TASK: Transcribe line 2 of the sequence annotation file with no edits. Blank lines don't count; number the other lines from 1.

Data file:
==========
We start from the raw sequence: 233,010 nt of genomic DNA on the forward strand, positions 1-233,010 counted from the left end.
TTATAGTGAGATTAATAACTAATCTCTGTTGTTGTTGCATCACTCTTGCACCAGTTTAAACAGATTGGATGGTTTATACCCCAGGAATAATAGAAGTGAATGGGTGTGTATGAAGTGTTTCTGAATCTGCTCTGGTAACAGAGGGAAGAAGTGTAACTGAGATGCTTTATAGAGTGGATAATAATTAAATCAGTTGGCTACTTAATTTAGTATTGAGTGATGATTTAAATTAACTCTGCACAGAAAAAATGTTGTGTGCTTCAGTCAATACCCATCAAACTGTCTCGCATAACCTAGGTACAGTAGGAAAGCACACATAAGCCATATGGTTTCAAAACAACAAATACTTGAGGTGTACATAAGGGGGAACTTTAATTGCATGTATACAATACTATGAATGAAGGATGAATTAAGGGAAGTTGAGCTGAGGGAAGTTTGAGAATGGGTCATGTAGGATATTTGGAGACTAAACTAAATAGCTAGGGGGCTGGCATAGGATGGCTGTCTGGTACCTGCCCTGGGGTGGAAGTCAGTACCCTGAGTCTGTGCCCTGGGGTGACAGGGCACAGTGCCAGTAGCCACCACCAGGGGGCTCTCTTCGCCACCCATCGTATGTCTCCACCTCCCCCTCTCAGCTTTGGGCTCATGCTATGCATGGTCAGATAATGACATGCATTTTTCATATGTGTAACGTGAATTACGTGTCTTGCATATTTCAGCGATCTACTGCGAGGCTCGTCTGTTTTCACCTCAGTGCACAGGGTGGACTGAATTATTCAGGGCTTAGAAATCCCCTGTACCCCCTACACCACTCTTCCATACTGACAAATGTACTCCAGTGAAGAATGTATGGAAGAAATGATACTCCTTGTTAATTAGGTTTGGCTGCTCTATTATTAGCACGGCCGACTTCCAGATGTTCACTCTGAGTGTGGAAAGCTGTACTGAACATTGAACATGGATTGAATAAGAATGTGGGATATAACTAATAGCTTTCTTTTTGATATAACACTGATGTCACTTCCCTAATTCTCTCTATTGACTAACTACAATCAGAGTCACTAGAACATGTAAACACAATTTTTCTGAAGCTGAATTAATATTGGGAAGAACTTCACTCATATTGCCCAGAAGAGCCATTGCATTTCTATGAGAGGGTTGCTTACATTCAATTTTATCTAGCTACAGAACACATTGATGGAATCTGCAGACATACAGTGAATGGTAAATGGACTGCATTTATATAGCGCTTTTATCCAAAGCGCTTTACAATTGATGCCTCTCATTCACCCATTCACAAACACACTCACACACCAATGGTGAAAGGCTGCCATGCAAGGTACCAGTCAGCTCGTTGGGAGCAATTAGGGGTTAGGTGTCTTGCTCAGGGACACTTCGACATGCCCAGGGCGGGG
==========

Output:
TTATAGTGAGATTAATAACTAATCTCTGTTGTTGTTGCATCACTCTTGCACCAGTTTAAACAGATTGGATGGTTTATACCCCAGGAATAATAGAAGTGAATGGGTGTGTATGAAGTGTTTCTGAATCTGCTCTGGTAACAGAGGGAAGAAGTGTAACTGAGATGCTTTATAGAGTGGATAATAATTAAATCAGTTGGCTACTTAATTTAGTATTGAGTGATGATTTAAATTAACTCTGCACAGAAAAAATGTTGTGTGCTTCAGTCAATACCCATCAAACTGTCTCGCATAACCTAGGTACAGTAGGAAAGCACACATAAGCCATATGGTTTCAAAACAACAAATACTTGAGGTGTACATAAGGGGGAACTTTAATTGCATGTATACAATACTATGAATGAAGGATGAATTAAGGGAAGTTGAGCTGAGGGAAGTTTGAGAATGGGTCATGTAGGATATTTGGAGACTAAACTAAATAGCTAGGGGGCTGGCATAGGATGGCTGTCTGGTACCTGCCCTGGGGTGGAAGTCAGTACCCTGAGTCTGTGCCCTGGGGTGACAGGGCACAGTGCCAGTAGCCACCACCAGGGGGCTCTCTTCGCCACCCATCGTATGTCTCCACCTCCCCCTCTCAGCTTTGGGCTCATGCTATGCATGGTCAGATAATGACATGCATTTTTCATATGTGTAACGTGAATTACGTGTCTTGCATATTTCAGCGATCTACTGCGAGGCTCGTCTGTTTTCACCTCAGTGCACAGGGTGGACTGAATTATTCAGGGCTTAGAAATCCCCTGTACCCCCTACACCACTCTTCCATACTGACAAATGTACTCCAGTGAAGAATGTATGGAAGAAATGATACTCCTTGTTAATTAGGTTTGGCTGCTCTATTATTAGCACGGCCGACTTCCAGATGTTCACTCTGAGTGTGGAAAGCTGTACTGAACATTGAACATGGATTGAATAAGAATGTGGGATATAACTAATAGCTTTCTTTTTGATATAACACTGATGTCACTTCCCTAATTCTCTCTATTGACTAACTACAATCAGAGTCACTAGAACATGTAAACACAATTTTTCTGAAGCTGAATTAATATTGGGAAGAACTTCACTCATATTGCCCAGAAGAGCCATTGCATTTCTATGAGAGGGTTGCTTACATTCAATTTTATCTAGCTACAGAACACATTGATGGAATCTGCAGACATACAGTGAATGGTAAATGGACTGCATTTATATAGCGCTTTTATCCAAAGCGCTTTACAATTGATGCCTCTCATTCACCCATTCACAAACACACTCACACACCAATGGTGAAAGGCTGCCATGCAAGGTACCAGTCAGCTCGTTGGGAGCAATTAGGGGTTAGGTGTCTTGCTCAGGGACACTTCGACATGCCCAGGGCGGGG